Piazza Nova Guest House

C.so Porta Mare, 133, Ferrara, 44100, Italy
Piazza Nova Guest House
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99%

Satisfaction Excellent
Excellent
95%
23
Very Good
4%
1
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  • Families100
  • Couples98
  • Solo100
  • Business100

More about Ferrara

Photos

il Palio di San Giorgio, Ferrara, May 2010il Palio di San Giorgio, Ferrara, May 2010

Palio di San Giorgio, Ferrara, May 2010Palio di San Giorgio, Ferrara, May 2010

Palio di San Giorgio, Donkey Race, Ferrara, 5/2010Palio di San Giorgio, Donkey Race, Ferrara, 5/2010

Palio di San Giorgio, Bambini, Ferrara, May 2010Palio di San Giorgio, Bambini, Ferrara, May 2010

Travel Tips for Ferrara

Contemporary architecture

by croisbeauty

Contemporary architecture of Ferrara fits perfectly into the old core of the town. It almost look alike to the medieval buildings and houses which might be seen in its close surroundings. As far as I have seen it, not many city authorities have planed the new structure of the town with such a care. Well done Ferraresi!

Pampepato

by croisbeauty

There is a nice cafe-bar in the groundfloor of Palazzo Municipale where traditional Ferrara's cake Pampepato can be tasted. First I was a littlebit confused by its name because "pepato" means peppered. The story says it was created by the great Renaissance cook Cristoforo da Messiburgo, assigned to be send to the great personages of the age.
The cake is made in the form of small pumpkin enriched with fine almonds or hazelnuts and tasty candied fruit, flavoured with the most fragnant spices and all covered with plain chocolate.
The name come out of "Pan del Papa" (Bread of the Pope), but through time the name was transformed into Pampapato and Pampepato. Now it is Ferrara's Christmas cake.

Il Palio di San Giorgio: the Victors

by von.otter

“Ferrara! in thy wide and grass-grown streets,
Whose symmetry was not for solitude,
There seems, as ‘twere, a curse upon the seats
Of former sovereigns, and the antique brood
Of Este, which, for many an age, made good
Its strength within thy walls, and was of yore
Patron or tyrant, as the changing mood
Of petty power impell’d, of those who wore
The wreath which Dante’s brow alone had worn before.”
— from “Childe Harold’s Pilgrimage” by Lord Byron

When the last race was run and won, all participants filed back to the town center as orderly as when they arrived. Below the windows of Palazzo del Municipio, facing Piazza della Cattedrale, the flag of the contrada of each winner was placed.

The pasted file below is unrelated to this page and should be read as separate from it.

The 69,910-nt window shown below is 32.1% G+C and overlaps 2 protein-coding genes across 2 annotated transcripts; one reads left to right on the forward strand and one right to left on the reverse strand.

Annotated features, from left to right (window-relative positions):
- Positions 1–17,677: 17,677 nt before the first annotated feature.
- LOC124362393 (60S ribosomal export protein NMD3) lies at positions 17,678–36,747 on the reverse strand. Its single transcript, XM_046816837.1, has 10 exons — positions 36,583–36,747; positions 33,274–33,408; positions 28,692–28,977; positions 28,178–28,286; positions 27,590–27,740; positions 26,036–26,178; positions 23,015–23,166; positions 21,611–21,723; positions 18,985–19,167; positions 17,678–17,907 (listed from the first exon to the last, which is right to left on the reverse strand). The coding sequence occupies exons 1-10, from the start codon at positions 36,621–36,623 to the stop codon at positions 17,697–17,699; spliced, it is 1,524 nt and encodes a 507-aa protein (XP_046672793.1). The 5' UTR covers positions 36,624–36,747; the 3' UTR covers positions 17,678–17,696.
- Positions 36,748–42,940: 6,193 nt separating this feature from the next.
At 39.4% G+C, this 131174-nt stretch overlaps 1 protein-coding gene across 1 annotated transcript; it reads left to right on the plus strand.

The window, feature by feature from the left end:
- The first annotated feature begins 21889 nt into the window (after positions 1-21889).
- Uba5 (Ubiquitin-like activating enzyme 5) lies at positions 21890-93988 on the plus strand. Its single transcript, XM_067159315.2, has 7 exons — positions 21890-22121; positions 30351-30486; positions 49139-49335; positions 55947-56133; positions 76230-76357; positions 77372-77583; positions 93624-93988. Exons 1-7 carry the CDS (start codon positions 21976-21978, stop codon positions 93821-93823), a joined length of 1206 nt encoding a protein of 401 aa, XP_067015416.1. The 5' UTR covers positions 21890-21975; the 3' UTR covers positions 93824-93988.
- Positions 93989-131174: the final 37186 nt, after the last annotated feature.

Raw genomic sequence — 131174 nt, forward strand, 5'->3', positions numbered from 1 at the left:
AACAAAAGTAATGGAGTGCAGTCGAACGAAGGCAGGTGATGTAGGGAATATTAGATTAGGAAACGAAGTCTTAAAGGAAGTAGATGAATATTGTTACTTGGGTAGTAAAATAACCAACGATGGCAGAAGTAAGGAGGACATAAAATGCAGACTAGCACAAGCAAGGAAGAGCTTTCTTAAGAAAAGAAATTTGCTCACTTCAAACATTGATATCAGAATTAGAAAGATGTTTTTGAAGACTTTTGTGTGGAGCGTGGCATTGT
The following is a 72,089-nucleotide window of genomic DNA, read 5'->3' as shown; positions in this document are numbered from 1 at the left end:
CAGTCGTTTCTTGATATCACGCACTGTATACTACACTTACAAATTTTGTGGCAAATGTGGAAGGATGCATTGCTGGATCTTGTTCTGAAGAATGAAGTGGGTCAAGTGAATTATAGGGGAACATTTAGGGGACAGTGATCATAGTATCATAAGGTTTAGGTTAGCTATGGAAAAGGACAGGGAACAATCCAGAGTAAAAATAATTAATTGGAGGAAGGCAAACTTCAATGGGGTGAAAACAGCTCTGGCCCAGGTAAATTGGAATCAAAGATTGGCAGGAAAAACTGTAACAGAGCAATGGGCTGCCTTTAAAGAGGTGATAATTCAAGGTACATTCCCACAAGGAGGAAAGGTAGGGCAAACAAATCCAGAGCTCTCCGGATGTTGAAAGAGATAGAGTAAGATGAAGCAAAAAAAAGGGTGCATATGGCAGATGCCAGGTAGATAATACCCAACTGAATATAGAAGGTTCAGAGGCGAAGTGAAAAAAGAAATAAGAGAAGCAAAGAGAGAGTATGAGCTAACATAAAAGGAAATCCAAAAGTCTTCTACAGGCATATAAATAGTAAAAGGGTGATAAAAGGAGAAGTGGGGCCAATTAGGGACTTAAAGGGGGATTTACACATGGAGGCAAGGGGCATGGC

At the far left window was the winner of the Boys’ Foot Race (see photo #2), Palio di San Romano; Karim Bouic, from Borgo San Giovanni, was the victor.

The next window was the place for the winner of the Girls’ Foot Race (see photo #3) Palio di San Paolo; from Borgo San Benedetto, Giorgia Mancin was the winner.

The third window from the left is the spot for the winner of the She-ass Race (see photo #4), Palio di San Maurelio; riding a donkey named Baracus, Cristiano Occhi won the prize for Borgo San Paolo.

And the window on the far right end is where the winner of the Horse Race, Palio di San Giorgio, gets to display the flag of his contrada (see photo #5). It was won for Borgo San Giorgio by Alessandro Chiti riding Grein.

The crowd went wild with cheering when the flags of the contrade were put in place; and each time the victor appeared at the window.

Winners and their contrada had earned bragging rights for a full year.

Church of Santo Stefano

by aliante1981

This church, dating back to as early as 11th century, has, unfortunately, preserved very little of its former aspect. For example, the faýade is the result of extensive restoration programme carried out in year 1825. Note the marble portal, taken from another church, that went destroyed.

The 3-nave interior has works by Giacomo Parolini and dello Scarsellino - that's 17th century. In front of the church there are several nice medieval houses.

San Domenico

by Mikebond

The church we see today was built in 1726 over an older church of the 13th century, of which only the bell tower and cappella Canani ("Canani chapel") remain.
Inside there are paintings by Ferrarese artists of the 16th, 17th and 18th centuries. The floor is covered with ancient tombstones and the apse has a wooden choir built by Giovanni Baisi in 1348.

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